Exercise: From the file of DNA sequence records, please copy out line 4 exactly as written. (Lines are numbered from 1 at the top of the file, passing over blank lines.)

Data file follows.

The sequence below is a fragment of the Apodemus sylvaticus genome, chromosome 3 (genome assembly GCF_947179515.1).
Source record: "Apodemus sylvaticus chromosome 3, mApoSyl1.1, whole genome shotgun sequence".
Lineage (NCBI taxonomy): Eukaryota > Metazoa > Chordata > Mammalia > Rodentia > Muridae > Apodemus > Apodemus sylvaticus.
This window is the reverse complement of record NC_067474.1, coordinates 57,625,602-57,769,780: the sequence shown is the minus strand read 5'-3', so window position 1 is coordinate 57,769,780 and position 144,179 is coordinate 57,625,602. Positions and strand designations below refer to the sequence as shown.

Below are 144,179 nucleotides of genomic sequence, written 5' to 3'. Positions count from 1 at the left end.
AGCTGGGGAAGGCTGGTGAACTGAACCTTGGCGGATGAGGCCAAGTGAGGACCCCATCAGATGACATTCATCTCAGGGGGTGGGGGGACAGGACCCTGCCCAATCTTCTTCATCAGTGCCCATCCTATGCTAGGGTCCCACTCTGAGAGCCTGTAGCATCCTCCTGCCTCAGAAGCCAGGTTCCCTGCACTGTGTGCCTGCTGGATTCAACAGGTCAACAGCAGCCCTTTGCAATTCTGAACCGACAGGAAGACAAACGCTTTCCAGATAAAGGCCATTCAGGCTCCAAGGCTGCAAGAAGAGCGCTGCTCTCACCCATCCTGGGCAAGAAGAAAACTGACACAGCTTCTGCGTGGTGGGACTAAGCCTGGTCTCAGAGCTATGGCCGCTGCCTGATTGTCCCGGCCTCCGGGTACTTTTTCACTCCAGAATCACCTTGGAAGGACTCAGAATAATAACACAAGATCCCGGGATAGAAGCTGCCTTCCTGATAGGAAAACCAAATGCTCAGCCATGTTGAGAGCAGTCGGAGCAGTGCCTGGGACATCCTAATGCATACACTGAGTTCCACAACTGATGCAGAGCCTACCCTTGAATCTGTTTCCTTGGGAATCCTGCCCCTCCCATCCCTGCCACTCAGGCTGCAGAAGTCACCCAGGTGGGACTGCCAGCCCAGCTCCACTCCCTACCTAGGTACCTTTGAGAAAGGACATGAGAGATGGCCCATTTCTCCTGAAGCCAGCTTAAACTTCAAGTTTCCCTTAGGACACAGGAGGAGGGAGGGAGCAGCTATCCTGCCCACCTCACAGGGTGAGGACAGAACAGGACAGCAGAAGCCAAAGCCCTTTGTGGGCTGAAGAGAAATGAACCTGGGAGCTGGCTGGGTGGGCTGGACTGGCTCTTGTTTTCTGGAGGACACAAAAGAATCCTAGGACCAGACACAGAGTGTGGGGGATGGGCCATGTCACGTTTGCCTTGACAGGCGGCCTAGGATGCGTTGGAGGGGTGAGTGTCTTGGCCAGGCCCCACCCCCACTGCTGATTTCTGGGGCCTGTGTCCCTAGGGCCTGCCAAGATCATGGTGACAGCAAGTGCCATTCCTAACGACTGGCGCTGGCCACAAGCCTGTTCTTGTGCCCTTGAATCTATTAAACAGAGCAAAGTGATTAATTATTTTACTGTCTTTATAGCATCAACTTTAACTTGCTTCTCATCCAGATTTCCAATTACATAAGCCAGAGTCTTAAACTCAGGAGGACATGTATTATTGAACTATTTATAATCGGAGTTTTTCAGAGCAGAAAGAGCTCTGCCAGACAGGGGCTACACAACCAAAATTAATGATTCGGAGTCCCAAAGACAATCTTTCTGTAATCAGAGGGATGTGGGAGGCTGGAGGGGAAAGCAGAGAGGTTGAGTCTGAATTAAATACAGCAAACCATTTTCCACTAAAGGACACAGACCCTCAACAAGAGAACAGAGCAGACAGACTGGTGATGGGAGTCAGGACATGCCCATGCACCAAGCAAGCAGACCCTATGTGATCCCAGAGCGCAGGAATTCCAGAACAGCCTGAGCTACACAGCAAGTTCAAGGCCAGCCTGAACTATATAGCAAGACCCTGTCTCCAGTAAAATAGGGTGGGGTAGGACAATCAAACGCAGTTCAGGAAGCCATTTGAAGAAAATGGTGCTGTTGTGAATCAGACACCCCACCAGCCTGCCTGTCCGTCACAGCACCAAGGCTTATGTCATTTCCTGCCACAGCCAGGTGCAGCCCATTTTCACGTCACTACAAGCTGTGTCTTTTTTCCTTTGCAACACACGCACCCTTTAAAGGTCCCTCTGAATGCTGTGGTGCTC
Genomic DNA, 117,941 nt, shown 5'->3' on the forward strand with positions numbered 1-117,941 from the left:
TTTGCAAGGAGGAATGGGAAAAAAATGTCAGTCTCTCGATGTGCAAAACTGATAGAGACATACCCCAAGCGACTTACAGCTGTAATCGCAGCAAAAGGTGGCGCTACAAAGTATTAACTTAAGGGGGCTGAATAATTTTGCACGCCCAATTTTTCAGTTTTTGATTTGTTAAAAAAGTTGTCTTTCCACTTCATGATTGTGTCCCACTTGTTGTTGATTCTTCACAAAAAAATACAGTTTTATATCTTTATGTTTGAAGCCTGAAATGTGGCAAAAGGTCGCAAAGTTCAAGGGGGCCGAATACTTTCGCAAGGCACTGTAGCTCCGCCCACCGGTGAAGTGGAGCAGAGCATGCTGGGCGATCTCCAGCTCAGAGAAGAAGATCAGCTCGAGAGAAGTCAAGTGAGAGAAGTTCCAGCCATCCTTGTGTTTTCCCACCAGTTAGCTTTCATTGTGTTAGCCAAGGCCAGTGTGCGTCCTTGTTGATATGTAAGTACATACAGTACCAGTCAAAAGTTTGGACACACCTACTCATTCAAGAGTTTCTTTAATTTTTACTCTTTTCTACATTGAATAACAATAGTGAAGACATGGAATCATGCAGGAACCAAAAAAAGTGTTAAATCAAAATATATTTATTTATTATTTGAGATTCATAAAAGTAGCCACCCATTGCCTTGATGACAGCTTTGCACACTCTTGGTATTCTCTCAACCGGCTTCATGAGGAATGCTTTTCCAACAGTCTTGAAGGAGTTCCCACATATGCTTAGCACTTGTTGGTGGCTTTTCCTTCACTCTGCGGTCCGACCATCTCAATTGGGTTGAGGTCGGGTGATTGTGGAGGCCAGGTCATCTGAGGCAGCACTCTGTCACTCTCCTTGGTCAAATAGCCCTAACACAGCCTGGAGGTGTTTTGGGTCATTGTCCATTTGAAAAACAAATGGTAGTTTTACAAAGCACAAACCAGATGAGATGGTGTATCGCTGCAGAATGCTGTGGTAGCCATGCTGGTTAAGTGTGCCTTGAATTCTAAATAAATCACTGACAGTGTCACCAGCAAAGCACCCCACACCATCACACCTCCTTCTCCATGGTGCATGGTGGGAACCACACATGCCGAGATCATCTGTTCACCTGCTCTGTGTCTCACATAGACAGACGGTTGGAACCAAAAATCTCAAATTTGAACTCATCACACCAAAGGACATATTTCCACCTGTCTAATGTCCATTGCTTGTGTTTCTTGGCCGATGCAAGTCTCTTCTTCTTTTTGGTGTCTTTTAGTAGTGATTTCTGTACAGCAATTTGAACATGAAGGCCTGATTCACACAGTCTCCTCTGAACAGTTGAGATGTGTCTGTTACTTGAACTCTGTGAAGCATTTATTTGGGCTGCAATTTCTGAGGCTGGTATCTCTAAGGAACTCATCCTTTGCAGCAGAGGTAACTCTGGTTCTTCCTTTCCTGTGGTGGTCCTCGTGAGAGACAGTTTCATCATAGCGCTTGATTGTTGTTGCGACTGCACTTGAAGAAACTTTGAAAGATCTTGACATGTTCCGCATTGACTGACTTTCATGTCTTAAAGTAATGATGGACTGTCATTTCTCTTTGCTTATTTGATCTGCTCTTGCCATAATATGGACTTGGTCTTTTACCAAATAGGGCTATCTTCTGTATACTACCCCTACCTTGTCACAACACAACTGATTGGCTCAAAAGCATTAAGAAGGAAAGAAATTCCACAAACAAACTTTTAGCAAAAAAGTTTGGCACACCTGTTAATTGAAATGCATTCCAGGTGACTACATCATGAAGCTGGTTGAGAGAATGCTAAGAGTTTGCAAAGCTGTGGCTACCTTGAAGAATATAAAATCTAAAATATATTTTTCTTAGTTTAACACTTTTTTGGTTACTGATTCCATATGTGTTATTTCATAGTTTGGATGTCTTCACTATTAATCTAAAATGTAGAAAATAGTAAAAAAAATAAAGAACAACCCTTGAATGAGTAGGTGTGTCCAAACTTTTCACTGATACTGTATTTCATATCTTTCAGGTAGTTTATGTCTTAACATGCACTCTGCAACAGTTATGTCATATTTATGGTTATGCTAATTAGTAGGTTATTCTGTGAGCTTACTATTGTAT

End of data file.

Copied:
This window is the reverse complement of record NC_067474.1, coordinates 57,625,602-57,769,780: the sequence shown is the minus strand read 5'-3', so window position 1 is coordinate 57,769,780 and position 144,179 is coordinate 57,625,602. Positions and strand designations below refer to the sequence as shown.